Striving for the Edge in Investing: A Statistical Analysis on the Current Asset to Market Capitalization Ratio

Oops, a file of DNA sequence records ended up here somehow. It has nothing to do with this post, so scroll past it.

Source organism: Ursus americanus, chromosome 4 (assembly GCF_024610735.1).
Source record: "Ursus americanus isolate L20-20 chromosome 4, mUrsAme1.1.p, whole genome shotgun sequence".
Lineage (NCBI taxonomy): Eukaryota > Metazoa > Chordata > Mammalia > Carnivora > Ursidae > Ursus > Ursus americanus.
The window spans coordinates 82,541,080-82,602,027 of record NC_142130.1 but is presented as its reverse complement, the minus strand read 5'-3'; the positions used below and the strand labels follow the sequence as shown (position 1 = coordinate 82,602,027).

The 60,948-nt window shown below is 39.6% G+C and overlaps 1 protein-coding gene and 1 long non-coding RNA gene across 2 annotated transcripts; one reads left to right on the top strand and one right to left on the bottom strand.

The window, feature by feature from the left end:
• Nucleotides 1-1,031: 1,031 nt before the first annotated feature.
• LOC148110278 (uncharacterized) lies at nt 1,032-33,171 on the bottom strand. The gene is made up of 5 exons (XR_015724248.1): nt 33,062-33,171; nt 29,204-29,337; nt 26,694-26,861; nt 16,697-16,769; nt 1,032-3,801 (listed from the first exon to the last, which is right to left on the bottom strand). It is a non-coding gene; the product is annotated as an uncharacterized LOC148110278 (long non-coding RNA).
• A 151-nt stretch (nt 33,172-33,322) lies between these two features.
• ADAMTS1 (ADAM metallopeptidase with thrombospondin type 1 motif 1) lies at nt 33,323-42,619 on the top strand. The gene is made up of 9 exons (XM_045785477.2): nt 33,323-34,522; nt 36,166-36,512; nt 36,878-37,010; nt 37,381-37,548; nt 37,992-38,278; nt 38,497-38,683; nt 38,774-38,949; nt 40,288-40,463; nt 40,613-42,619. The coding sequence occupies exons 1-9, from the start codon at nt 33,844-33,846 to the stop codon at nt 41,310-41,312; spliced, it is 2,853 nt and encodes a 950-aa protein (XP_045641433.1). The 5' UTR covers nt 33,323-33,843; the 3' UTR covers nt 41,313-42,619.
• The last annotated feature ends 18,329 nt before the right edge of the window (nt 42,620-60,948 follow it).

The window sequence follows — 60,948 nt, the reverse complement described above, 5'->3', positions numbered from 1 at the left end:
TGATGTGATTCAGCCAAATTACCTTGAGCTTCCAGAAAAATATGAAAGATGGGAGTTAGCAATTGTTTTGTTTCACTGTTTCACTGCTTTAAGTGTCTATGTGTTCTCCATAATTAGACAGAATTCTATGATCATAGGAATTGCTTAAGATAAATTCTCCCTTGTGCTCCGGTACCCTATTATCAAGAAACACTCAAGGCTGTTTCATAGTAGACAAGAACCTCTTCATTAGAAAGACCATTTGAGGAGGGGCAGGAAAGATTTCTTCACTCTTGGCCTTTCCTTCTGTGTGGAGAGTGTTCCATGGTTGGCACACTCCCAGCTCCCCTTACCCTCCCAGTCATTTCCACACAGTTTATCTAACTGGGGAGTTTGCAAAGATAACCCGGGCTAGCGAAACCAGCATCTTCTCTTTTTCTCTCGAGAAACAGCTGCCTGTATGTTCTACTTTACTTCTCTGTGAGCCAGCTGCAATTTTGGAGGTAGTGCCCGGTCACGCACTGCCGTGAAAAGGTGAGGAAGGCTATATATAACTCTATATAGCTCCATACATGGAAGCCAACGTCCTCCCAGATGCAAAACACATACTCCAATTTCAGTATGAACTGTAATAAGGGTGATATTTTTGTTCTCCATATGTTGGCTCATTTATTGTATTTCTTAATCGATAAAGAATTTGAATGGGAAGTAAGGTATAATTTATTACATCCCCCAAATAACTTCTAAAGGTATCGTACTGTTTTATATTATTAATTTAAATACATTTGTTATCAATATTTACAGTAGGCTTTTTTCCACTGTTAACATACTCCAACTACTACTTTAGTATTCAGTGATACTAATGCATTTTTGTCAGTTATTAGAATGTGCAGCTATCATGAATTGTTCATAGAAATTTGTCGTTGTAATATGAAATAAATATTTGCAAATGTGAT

A new ratio pertinent to the energy sector, as defined by Google Finance, the current asset to market capitalization ratio, was created and analyzed to determine its utility as an investment aid, using z statistics. Fifty-five companies with a current asset to market capitalization ratio of 0.3 or higher were chosen along with seventy-eight randomly selected companies within the same sector. The fifty-five companies had an average year-over-year return of 54.49% with a standard deviation of 106.72%, while the randomly selected companies returned a year-over-year 18.42% with a standard deviation of 65.2%. The null hypothesis stating there were would be no difference in gains between these two groups of companies was tested using an alpha of 0.025, and yielded a p-value of 0.013. The claim that no difference exists was rejected. A confidence interval was created in order to determine a range where the actual average difference in performance gain between these two company sets exists. The actual average difference, p, was found to occur, with 99% confidence, between 4.4% and 67.8%. The results of this study suggested that if one had money to place in the energy sector, one should look at companies containing a current asset to market capitalization of .3 or higher, for maximum return on their investment.